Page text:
In this post I provide some tips for teaching paperless, or at least what is working for me. It seems that every summer I re-evaluate my teaching workflows in an attempt to make them a bit better. I stick with things that are working, but I’m always on the lookout for something better.
- Goodreader is still my go-to app for reading PDFs. My Goodreader research workflow remains largely unchanged from the last time I wrote about it.
- If at all possible, I am doing reading for both classes and research on Kindle paperwhite. It’s portable, easy on the eyes, and works well with my bibliographic database
- Marking really has three stages: receiving the assignment, marking the assignment, and returning the assignment. I would love to find a solution to nicely automate the receiving and returning. The iPad app ReMarkable aims to make all three steps of the process integrated and easy, but the app really doesn’t have the polish that it needs to for me to spend so much time with it. I am also using auditory feedback, and the interface for voice recording in ReMarkable is horrific.
- Receiving assignments: Last spring I started using dbinbox for assignment submission. In a nutshell, dbinbox is a web based interface where students upload files to a folder in your Dropbox. I have students submit all assignments in PDF format, so it takes some reminders for students to submit in the format requested. You can take a look at the submitting assignments section of this syllabus to see how I do it.
- Marking assignments: Goodreader works quite well if all you are doing is making marks on the document. Last spring I began using primarily audio feedback (something worth a try, both to benefit students and to make marking quicker), a feature that Goodreader does not support. I have been using iAnnotate PDF for iPad and it works great. The only limitation is that audio clips must be under one minute, which means that comments either need to be brief or requires multiple recordings (which is easy). I will keep this process through the fall. Note that for students to be able to hear the audio comments, they need to download the free Adobe Reader.
- Returning assignments: I currently return assignments from my computer, using textexpander snippets to populate the body of the email and a dropbox link to download the file (since my university email system seems to handle attached files quite poorly).
- I’ve previously written about my search for websites that are easy to edit and easy for students to navigate. I still am using markdown formatted pages served by Dropbox, but now I am using sitebox.io for my website. I was using Pancake.io (and still am for one-off pages), but after trying out sitebox.io for several months, I decided I liked it so much that I have subscribed to the premium plan and moved all but my blog from wordpress to sitebox.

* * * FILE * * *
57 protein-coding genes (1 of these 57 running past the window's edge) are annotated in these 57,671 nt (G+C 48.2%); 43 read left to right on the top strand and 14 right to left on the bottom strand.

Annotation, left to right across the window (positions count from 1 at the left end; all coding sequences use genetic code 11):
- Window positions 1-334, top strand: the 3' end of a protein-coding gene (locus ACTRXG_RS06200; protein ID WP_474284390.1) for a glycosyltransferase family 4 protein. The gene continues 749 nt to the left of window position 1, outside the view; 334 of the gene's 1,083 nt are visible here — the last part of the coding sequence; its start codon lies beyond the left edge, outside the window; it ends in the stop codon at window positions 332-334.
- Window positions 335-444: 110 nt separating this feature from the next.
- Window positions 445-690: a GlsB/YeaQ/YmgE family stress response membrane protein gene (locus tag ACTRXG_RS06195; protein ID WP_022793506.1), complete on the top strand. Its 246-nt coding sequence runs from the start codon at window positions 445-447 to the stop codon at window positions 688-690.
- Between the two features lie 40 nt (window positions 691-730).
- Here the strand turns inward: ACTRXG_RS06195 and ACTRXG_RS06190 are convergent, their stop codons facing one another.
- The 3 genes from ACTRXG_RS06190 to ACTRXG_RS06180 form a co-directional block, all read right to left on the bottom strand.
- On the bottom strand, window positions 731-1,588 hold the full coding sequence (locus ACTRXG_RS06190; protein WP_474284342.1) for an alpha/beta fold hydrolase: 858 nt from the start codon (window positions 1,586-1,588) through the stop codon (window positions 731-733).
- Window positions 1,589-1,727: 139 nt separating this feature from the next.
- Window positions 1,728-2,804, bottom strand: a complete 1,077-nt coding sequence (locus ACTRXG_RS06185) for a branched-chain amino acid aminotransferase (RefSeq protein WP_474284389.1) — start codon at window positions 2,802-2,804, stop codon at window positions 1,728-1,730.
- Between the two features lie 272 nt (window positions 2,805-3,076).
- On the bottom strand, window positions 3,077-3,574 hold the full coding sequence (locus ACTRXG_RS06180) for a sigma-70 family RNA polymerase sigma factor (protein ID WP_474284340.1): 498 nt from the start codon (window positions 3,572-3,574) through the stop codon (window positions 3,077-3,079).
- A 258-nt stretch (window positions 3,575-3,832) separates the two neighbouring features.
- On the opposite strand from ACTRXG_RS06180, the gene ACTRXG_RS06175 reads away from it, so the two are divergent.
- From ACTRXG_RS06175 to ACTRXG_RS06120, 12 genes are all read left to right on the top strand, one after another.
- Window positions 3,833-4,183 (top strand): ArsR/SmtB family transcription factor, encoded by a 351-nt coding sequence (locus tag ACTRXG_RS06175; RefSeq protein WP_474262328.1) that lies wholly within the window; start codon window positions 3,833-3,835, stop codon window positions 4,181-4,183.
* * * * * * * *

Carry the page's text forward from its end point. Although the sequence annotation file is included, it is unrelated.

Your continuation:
Course notes and writing
- I do all of my writing (research, course notes, etc) in plaintext or markdown format (if I’m writing an article that needs to get into Word, I do that at the end). I write using the following apps:
- Editorial: on iOS (iPad and iPod for me), Editorial is by far the best thing out there. If you take the time to add ‘workflows’, it gets even better. It has made me want to do as much writing as possible on the iPad.
- Scrivener: I often start large projects (course design or research) in Scrivener, due to the ease of moving sections around. You can sync Scrivener to a folder of plain text files, but the sync isn’t as seamless as it should be. There also isn’t markdown syntax highlighting. Aside from setting up projects, I’ve been moving most of my daily work outside of Scrivener.
- Notebooks: I’m currently trying out using Notebooks as my app to work seamlessly with Editorial on iOS. So far, so good! Syncing is great and fast, and it beats my previous approach of opening individual text flies in Byword.
In class activities
- There are a number of different tools I have been using for in class activities. Some of them are below:
- Google docs for collaborative writing
- Shared google doc for signing up for presentations or for meeting with me
- This tool for great looking timelines created by adding data to a shared google doc
- Stand alone web pages filled with markdown or plain text and served by Pancake.io
- A page where I keep a list of interesting news items relevant to the course. This provides optional reading and shows links between current events and the course material. From wherever I’ve read the piece (usually on an iOS device), I get the link into the Drafts app and use an ‘append to dropbox file’ action to add it the file without having to open it. The file is then turned into a webpage with pancake.io
- Embedded playlists of music or videos from Rdio or Youtube.
If you have a better or different solution than I do, let me know!